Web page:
Ancient Tooth In Siberia Belonged To A Eurasian "Cousin" Of Native Americans

Excavation in 1976 of the site located on the right bank of the Selenga River in the Lake Baikal region of Siberia. A P Okladnikov

A 14,000-year-old tooth discovered in Siberia once belonged to the oldest known close relative of Native Americans outside the Americas, representing the "deepest connection" between the peoples of Eurasia and the Americas ever found. 

Reported in the journal Cell, geneticists from the Max Planck Institute for the Science of Human History in Germany sequenced the genome of 19 ancient humans found in the 1970s around the Lake Baikal region of Siberia. The individuals lived over a period of 10,000 years, providing the researchers with a detailed history of the Eurasian Steppe ranging from the Upper Paleolithic to the Early Bronze Ages. 

One of the genomes, sequenced from a speck of tooth, is thought to be exceptionally old. Based on the radiocarbon dating of other remains found alongside the tooth, it's estimated to be about 14,000 years old. The genome revealed that the individual was a male with the same genes of Ancient North Eurasian and Northeast Asian ancestry found in present-day Native American people, making him a Eurasian “cousin” of Native Americans alive today.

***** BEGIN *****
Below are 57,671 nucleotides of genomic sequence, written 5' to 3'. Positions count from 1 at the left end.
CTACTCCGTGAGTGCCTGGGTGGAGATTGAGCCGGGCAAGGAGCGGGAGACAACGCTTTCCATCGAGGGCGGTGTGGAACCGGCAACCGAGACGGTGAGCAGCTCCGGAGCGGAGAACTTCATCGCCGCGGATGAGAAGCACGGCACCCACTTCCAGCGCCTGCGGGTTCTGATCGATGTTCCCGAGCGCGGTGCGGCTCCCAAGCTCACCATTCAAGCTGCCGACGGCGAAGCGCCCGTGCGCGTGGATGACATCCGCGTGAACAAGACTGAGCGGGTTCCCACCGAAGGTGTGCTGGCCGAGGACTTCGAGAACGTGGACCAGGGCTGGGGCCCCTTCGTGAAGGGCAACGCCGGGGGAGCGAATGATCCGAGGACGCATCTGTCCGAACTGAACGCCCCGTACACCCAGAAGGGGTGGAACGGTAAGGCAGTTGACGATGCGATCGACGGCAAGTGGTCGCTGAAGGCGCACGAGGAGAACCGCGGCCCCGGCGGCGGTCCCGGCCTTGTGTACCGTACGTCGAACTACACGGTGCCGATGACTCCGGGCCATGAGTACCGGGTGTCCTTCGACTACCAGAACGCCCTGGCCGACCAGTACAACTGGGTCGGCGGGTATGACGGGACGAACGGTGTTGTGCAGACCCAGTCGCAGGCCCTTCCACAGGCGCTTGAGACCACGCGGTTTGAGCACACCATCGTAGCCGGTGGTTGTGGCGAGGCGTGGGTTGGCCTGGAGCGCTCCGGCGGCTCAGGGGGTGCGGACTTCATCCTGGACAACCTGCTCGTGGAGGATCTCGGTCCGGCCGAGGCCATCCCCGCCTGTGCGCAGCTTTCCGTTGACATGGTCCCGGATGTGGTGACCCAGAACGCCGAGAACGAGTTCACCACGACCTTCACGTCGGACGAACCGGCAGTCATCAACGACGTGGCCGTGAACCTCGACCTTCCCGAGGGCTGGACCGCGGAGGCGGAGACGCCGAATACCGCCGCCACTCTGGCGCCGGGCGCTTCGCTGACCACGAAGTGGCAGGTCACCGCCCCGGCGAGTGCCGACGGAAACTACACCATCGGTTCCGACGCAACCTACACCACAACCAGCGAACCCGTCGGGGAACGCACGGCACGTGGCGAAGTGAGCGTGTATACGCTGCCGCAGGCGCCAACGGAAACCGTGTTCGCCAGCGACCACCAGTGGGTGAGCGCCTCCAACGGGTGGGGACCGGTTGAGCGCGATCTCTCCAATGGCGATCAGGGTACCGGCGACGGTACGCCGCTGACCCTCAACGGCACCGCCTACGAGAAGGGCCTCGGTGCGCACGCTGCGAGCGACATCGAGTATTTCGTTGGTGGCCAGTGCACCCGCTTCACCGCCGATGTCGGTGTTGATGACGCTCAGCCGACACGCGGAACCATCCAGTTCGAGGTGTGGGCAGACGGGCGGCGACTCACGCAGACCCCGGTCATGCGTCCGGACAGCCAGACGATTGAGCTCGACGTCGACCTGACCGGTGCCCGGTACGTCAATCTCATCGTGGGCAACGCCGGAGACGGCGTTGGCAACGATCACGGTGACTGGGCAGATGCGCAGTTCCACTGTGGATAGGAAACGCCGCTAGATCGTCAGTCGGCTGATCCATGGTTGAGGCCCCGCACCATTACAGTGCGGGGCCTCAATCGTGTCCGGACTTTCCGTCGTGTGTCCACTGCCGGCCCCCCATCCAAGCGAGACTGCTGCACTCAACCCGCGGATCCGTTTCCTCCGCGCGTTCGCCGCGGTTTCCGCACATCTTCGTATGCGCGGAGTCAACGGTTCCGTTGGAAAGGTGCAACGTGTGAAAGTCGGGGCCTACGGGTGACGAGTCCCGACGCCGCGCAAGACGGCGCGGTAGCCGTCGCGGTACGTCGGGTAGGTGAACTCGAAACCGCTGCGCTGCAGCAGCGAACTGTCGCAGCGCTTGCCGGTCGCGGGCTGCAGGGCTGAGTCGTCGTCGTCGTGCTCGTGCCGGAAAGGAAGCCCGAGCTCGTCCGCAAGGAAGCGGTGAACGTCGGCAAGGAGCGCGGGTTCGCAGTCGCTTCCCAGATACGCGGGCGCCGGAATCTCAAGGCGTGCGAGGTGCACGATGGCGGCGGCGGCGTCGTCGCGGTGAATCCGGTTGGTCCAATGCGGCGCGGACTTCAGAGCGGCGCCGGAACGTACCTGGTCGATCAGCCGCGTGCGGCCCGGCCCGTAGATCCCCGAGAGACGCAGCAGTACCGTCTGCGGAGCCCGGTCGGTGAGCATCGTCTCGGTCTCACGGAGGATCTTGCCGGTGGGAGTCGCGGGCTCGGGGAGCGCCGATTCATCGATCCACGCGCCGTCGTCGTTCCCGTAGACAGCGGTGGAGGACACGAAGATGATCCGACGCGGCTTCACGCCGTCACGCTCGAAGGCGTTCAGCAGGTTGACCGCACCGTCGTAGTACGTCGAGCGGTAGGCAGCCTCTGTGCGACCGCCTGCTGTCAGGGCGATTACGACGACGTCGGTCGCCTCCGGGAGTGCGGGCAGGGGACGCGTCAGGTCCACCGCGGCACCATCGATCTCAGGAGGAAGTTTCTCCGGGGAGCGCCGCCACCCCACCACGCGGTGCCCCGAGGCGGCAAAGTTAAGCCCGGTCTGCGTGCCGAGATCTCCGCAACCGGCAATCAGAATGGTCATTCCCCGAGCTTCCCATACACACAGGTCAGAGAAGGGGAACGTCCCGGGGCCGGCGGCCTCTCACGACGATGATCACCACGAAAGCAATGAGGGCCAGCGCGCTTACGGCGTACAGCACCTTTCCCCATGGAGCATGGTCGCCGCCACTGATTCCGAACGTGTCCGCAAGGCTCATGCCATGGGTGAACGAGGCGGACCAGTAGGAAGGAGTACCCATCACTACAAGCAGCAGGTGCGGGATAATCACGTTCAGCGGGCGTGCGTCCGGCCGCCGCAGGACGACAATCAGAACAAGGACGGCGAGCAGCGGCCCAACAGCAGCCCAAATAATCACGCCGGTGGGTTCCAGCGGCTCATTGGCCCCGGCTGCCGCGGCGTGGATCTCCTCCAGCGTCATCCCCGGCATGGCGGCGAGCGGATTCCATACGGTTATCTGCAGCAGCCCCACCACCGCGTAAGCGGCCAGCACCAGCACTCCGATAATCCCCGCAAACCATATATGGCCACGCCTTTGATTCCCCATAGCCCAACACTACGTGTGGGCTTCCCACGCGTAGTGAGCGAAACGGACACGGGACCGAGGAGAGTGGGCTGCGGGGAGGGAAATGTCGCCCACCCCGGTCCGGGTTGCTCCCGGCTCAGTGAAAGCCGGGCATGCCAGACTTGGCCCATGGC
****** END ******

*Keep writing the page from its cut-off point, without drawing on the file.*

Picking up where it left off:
“This study reveals the deepest link between Upper Paleolithic Siberians and First Americans,” He Yu, first author of the study from the Department of Archaeogenetics at Max Planck, said in a statement. “We believe this could shed light on future studies about Native American population history.”

The fragmented tooth of individual UKY001 excavated from an archeological layer at the Ust-Kyakhta-3 site dated to around 14,000 years old. G Pavlenok (Published in Pavlenok, G.D., and Zubova, A. V.)

All of this fits in neatly with the widely accepted story of the Americas. The early human settlement of the Americas is surprisingly hazy and full of disagreement, but most researchers believe humans arrived on the continent no earlier than 23,000 years ago. The traditional explanation says a population of hunters crossed the Bering Strait over a land bridge, known as Beringia, that stretched between Siberia to Alaska until around 12,000 BCE.

One surprising discovery from the project was the presence of Yersinia pestis, the notorious bacteria that’s responsible for the plague. Isotope analysis of one of the infected individuals from the Early Bronze Age shows that the strain of the bacterium was not from the local area. This indicates that people – along with their cultures, genetics, and pathogens – were highly mobile around this time.

“This easternmost appearance of ancient Y. pestis strains is likely suggestive of long-range mobility during the Bronze Age,” explains Maria Spyrou, one of the study’s co-authors. “In the future, with the generation of additional data we hope to delineate the spreading patterns of plague in more detail,” concludes Johannes Krause, senior author of the study.   


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